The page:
The Maine Cannabis Coalition has filed a lawsuit against the state for its decision to remove residency requirements for cannabis business licenses, the Portland Press Herald reports. The trade association says the decision by the state Department of Administrative and Financial Services violates Maine’s Marijuana Legalization Act.
The decision by the agency was in response to another lawsuit by Wellness Connection of Maine over the residency requirement. The Wellness Connection and Wellness and Pain Management Connection of Delaware, which are financially tied to international cannabis firm Acreage Holdings, filed the lawsuit against the state in April arguing that the residency requirement violated the commerce clause of the U.S. Constitution which forbids restrictive and discriminatory commercial regulations between the states.
The Office of Marijuana Policy, which is housed in the Administrative and Financial Services division, said it wouldn’t enforce the policy after the state Attorney General’s Office said the state was unlikely to beat the lawsuit in court because the state Supreme Court had struck down residency requirements in the past.
“Maine Cannabis Coalition and its members along with many other citizens fought hard for two years to make sure residency protections were included in the law. To have it all be ignored after all the hard work and efforts is extremely aggravating to the citizens and policy makers of Maine who expect no one to be above the law.” – MCC in a statement via the Press Herald
In the lawsuit, Maine Cannabis Coalition claims the decision to revoke the requirement hurts medical cannabis providers such as MCC co-founder Dawson Julia, a caregiver, and Christian Roney, who is seeking a recreational cannabis license, by increasing the number of entities competing for limited market share. Both Julia and Roney claim they relied on the competitive advantages provided by the residency requirement while developing their business plans.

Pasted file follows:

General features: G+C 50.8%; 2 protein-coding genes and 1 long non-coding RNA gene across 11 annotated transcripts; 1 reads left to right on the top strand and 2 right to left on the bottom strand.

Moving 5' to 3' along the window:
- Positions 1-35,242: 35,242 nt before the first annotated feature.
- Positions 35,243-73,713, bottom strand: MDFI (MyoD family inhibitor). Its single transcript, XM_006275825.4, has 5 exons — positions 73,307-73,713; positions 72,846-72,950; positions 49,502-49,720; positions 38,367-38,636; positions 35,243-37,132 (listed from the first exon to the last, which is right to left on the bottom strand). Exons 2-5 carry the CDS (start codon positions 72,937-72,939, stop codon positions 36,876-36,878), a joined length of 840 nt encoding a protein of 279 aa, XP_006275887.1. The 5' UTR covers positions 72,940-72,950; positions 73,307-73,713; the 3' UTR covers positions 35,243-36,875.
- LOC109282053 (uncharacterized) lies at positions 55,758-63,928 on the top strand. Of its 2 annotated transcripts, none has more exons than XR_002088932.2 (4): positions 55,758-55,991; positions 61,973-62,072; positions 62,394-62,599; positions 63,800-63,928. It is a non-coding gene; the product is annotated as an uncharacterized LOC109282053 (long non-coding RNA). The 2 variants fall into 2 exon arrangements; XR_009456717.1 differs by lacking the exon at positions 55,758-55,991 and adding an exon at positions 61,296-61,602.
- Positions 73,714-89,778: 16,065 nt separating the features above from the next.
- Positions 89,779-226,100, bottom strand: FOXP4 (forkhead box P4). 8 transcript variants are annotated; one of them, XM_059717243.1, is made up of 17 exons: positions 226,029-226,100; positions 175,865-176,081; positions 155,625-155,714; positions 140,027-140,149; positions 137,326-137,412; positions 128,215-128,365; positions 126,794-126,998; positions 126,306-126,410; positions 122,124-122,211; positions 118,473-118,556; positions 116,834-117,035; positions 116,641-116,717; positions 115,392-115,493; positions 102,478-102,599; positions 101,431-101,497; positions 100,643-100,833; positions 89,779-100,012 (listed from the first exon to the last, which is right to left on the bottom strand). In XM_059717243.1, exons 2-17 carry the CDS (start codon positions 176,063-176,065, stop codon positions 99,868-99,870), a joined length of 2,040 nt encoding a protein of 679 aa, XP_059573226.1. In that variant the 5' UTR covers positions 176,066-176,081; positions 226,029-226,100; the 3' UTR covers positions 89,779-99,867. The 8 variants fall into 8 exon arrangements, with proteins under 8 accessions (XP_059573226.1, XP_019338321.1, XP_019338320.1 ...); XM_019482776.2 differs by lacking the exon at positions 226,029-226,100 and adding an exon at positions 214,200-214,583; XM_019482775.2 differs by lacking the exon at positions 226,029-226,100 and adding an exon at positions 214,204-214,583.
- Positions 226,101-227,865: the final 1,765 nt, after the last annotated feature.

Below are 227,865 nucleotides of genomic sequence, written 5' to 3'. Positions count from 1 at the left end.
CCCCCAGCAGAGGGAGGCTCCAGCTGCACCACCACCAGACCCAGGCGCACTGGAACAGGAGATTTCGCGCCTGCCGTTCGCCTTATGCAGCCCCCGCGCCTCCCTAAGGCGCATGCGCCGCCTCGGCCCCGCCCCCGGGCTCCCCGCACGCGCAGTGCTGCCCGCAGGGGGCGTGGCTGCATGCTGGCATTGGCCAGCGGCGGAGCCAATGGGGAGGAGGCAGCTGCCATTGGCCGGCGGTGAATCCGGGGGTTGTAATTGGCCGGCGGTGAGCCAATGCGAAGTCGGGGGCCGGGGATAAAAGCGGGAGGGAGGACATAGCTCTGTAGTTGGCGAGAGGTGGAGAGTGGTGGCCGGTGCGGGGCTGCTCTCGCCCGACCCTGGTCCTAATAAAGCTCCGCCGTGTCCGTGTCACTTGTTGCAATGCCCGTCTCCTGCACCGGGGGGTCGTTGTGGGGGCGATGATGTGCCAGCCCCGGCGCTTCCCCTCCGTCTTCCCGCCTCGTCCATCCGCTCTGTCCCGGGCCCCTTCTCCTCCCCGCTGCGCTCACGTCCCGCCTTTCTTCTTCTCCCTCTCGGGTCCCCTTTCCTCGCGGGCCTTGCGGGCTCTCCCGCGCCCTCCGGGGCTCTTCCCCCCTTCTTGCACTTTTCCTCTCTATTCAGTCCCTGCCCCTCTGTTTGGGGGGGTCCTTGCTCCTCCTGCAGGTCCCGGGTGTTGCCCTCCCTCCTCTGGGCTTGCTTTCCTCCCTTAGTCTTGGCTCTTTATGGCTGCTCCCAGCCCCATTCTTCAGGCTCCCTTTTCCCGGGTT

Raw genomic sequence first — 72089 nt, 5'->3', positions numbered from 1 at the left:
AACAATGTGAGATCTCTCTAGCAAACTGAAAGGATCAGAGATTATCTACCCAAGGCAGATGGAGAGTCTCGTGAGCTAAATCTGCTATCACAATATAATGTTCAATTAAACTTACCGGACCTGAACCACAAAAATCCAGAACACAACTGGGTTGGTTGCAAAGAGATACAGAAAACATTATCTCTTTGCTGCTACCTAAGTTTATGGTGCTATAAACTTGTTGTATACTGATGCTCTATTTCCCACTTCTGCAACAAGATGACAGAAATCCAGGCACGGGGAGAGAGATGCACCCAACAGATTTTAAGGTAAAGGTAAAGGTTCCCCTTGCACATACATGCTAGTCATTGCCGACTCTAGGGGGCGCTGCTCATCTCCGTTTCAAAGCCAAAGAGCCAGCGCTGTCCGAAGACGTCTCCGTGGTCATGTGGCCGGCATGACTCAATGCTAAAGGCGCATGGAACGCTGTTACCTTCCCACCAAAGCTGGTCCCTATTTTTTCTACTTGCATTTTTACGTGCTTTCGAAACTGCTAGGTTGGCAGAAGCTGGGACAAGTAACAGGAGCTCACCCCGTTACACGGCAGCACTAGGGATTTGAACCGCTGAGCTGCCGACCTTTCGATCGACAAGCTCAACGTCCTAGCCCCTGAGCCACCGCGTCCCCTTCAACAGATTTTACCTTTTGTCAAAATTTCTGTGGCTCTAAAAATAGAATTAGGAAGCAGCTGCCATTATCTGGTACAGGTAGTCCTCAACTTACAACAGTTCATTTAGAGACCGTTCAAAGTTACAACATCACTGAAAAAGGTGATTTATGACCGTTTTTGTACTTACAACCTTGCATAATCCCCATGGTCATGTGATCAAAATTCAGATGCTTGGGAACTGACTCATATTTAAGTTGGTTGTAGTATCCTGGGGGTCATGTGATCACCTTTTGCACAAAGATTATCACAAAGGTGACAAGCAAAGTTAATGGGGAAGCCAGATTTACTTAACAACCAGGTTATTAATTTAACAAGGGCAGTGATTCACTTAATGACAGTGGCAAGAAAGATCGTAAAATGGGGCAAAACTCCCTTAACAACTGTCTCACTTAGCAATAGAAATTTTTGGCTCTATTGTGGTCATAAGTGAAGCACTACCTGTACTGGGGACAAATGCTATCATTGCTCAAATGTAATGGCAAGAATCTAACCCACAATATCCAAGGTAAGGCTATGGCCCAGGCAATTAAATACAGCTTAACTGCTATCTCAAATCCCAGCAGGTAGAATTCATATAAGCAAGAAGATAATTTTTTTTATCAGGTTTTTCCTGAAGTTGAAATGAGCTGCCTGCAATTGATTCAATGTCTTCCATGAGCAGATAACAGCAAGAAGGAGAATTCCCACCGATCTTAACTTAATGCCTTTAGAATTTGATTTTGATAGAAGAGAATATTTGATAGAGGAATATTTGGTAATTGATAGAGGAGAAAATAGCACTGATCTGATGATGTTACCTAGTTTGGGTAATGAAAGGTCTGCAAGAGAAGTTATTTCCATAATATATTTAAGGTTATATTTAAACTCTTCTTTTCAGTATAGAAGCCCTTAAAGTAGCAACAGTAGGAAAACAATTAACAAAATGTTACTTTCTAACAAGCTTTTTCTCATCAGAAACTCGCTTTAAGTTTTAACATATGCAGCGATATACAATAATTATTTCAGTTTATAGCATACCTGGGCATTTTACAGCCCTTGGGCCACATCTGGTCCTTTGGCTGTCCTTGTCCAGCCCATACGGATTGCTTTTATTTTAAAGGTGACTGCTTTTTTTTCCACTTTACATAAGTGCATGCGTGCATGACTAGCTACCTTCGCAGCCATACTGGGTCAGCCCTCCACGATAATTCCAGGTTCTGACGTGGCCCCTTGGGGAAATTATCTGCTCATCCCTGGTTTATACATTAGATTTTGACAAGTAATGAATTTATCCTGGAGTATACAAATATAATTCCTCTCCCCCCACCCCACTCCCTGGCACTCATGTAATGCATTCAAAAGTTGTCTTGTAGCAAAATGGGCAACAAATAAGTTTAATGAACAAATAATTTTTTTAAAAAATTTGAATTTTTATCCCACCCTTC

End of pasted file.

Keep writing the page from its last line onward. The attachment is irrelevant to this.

As passed, the Maine law requires every officer, director, and manager of recreational cannabusinesses, and most of its ownership, to have lived and filed taxes in Maine for at least four years. That rule would have expired in June 2021.
The plaintiffs argue that the OMP doesn’t have the authority to abandon parts of the law that have not been struck down by a court or repealed by the Legislature and seeks an injunction preventing officials from awarding any licenses to out-of-state applicants, the report says.
The long-awaited rollout of the state’s adult-use cannabis industry was put on hold amid the state’s coronavirus response. OMP Director Erik Gunderson told the Press Herald that the decision to strike down the residency requirements would not further delay sales.
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